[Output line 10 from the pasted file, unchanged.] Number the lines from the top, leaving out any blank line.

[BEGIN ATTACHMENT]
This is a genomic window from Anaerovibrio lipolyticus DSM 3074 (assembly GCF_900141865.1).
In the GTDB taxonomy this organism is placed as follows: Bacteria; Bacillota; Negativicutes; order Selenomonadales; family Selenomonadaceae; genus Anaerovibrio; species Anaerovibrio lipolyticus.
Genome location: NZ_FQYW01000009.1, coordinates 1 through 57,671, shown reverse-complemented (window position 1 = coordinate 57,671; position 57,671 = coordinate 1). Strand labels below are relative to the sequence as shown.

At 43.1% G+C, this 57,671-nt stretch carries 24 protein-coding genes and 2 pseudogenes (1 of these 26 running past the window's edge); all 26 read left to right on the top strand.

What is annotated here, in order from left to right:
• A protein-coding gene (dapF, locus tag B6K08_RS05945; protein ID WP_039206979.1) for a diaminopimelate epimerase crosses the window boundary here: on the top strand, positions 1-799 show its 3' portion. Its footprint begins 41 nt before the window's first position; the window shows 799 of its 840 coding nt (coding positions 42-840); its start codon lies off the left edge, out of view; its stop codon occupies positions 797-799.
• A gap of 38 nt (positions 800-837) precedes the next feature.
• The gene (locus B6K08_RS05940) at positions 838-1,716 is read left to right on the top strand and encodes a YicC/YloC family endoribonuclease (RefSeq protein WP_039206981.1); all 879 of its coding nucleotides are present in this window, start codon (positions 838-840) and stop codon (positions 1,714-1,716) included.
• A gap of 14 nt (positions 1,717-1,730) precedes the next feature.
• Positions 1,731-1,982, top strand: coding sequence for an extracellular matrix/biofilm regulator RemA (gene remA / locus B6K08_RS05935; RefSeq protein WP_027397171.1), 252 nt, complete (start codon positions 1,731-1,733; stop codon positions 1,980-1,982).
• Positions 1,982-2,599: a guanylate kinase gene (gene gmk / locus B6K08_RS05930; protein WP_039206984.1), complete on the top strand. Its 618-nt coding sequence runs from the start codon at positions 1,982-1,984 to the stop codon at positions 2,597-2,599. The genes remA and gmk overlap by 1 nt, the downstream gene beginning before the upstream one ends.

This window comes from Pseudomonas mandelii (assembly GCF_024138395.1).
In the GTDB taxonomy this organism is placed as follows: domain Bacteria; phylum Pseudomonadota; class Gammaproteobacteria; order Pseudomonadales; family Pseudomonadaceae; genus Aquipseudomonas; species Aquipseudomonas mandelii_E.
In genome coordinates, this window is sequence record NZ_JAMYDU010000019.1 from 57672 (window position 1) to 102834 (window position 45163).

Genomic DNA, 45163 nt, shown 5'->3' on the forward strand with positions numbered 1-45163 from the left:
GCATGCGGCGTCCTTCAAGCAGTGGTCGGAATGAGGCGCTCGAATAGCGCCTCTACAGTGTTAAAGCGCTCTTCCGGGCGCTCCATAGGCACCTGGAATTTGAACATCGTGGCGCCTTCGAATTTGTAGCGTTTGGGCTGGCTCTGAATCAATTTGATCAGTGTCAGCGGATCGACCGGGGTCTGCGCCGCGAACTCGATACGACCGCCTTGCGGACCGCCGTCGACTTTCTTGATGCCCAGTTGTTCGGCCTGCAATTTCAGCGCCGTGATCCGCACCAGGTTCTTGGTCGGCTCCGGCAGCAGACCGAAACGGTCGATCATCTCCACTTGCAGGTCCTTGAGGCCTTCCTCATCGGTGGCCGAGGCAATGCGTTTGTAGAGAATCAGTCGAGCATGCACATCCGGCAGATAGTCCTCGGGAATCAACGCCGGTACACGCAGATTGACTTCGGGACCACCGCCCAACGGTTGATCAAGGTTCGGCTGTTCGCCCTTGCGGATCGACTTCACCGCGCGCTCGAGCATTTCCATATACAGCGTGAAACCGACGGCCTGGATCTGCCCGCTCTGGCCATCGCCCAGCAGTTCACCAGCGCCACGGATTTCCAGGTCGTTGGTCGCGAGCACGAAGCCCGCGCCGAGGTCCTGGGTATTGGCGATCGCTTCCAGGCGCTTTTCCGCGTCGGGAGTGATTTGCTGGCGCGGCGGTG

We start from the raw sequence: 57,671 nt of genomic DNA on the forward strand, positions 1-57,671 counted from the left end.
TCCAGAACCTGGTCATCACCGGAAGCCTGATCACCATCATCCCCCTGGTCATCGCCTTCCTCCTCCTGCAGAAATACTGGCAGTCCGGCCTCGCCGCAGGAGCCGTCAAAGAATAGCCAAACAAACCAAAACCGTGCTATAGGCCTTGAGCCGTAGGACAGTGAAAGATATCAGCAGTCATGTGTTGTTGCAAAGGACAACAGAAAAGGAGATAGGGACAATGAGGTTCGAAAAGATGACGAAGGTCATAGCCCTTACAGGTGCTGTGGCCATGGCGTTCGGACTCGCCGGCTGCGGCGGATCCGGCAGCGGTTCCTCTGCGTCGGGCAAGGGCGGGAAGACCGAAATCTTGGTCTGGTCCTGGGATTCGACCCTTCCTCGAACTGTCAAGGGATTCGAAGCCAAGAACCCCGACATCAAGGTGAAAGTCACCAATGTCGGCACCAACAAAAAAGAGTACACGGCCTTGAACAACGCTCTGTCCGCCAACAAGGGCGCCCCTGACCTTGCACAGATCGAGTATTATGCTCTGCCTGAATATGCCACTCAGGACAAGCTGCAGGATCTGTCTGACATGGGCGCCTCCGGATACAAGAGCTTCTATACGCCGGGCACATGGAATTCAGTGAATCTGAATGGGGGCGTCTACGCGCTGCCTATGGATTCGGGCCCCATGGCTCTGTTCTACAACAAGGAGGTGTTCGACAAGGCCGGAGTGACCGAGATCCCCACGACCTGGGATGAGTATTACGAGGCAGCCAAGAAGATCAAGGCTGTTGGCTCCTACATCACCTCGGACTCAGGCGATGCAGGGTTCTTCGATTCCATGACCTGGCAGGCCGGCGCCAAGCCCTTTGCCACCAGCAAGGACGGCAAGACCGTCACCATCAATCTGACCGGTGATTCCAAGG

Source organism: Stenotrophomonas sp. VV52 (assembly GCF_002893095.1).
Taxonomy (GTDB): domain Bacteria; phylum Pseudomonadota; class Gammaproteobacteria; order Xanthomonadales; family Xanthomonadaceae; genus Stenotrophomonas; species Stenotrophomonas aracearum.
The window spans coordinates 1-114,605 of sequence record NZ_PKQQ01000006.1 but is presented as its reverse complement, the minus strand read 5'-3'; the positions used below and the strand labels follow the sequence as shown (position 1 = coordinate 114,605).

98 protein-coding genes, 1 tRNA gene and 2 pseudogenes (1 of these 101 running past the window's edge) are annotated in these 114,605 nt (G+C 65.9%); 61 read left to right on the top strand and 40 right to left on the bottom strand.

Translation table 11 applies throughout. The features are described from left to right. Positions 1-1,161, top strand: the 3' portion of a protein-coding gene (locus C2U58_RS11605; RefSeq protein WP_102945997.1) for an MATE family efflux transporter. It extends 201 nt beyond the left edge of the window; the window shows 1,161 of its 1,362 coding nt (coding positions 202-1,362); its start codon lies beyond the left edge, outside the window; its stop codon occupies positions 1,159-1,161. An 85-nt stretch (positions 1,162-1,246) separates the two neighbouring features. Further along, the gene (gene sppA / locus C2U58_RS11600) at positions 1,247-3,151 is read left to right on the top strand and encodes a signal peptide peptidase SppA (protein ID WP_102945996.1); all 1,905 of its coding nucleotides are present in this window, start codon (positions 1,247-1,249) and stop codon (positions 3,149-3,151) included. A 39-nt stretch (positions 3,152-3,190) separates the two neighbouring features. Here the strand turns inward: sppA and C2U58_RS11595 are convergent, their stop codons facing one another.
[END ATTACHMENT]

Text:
• Positions 1,731-1,982, top strand: coding sequence for an extracellular matrix/biofilm regulator RemA (gene remA / locus B6K08_RS05935; RefSeq protein WP_027397171.1), 252 nt, complete (start codon positions 1,731-1,733; stop codon positions 1,980-1,982).